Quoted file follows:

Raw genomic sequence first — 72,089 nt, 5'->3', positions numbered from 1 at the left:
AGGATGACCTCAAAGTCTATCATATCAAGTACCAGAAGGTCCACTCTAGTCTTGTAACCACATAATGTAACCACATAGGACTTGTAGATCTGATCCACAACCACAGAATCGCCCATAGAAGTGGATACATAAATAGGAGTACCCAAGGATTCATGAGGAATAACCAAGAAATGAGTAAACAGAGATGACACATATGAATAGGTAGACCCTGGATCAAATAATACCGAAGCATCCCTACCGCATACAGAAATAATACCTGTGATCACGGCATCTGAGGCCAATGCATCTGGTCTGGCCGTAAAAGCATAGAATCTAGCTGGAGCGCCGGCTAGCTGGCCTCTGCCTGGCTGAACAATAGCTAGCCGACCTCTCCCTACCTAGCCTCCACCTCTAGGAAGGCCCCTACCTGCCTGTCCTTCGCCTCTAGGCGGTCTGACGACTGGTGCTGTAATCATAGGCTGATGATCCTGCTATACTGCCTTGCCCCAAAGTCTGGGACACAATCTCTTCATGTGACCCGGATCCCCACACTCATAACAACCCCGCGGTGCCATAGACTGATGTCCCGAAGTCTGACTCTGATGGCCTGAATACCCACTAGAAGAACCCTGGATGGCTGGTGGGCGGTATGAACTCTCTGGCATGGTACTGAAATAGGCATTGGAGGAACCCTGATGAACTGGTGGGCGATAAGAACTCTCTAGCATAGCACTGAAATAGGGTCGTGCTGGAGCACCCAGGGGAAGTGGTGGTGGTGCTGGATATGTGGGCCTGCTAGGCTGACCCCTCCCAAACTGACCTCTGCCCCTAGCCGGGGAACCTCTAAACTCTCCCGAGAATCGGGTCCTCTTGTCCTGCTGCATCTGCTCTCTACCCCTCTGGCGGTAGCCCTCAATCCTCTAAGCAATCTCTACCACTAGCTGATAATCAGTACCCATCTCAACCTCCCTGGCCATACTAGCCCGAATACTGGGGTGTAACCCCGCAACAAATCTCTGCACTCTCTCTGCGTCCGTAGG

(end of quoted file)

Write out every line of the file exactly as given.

Raw genomic sequence first — 72,089 nt, 5'->3', positions numbered from 1 at the left:
AGGATGACCTCAAAGTCTATCATATCAAGTACCAGAAGGTCCACTCTAGTCTTGTAACCACATAATGTAACCACATAGGACTTGTAGATCTGATCCACAACCACAGAATCGCCCATAGAAGTGGATACATAAATAGGAGTACCCAAGGATTCATGAGGAATAACCAAGAAATGAGTAAACAGAGATGACACATATGAATAGGTAGACCCTGGATCAAATAATACCGAAGCATCCCTACCGCATACAGAAATAATACCTGTGATCACGGCATCTGAGGCCAATGCATCTGGTCTGGCCGTAAAAGCATAGAATCTAGCTGGAGCGCCGGCTAGCTGGCCTCTGCCTGGCTGAACAATAGCTAGCCGACCTCTCCCTACCTAGCCTCCACCTCTAGGAAGGCCCCTACCTGCCTGTCCTTCGCCTCTAGGCGGTCTGACGACTGGTGCTGTAATCATAGGCTGATGATCCTGCTATACTGCCTTGCCCCAAAGTCTGGGACACAATCTCTTCATGTGACCCGGATCCCCACACTCATAACAACCCCGCGGTGCCATAGACTGATGTCCCGAAGTCTGACTCTGATGGCCTGAATACCCACTAGAAGAACCCTGGATGGCTGGTGGGCGGTATGAACTCTCTGGCATGGTACTGAAATAGGCATTGGAGGAACCCTGATGAACTGGTGGGCGATAAGAACTCTCTAGCATAGCACTGAAATAGGGTCGTGCTGGAGCACCCAGGGGAAGTGGTGGTGGTGCTGGATATGTGGGCCTGCTAGGCTGACCCCTCCCAAACTGACCTCTGCCCCTAGCCGGGGAACCTCTAAACTCTCCCGAGAATCGGGTCCTCTTGTCCTGCTGCATCTGCTCTCTACCCCTCTGGCGGTAGCCCTCAATCCTCTAAGCAATCTCTACCACTAGCTGATAATCAGTACCCATCTCAACCTCCCTGGCCATACTAGCCCGAATACTGGGGTGTAACCCCGCAACAAATCTCTGCACTCTCTCTGCGTCCGTAGG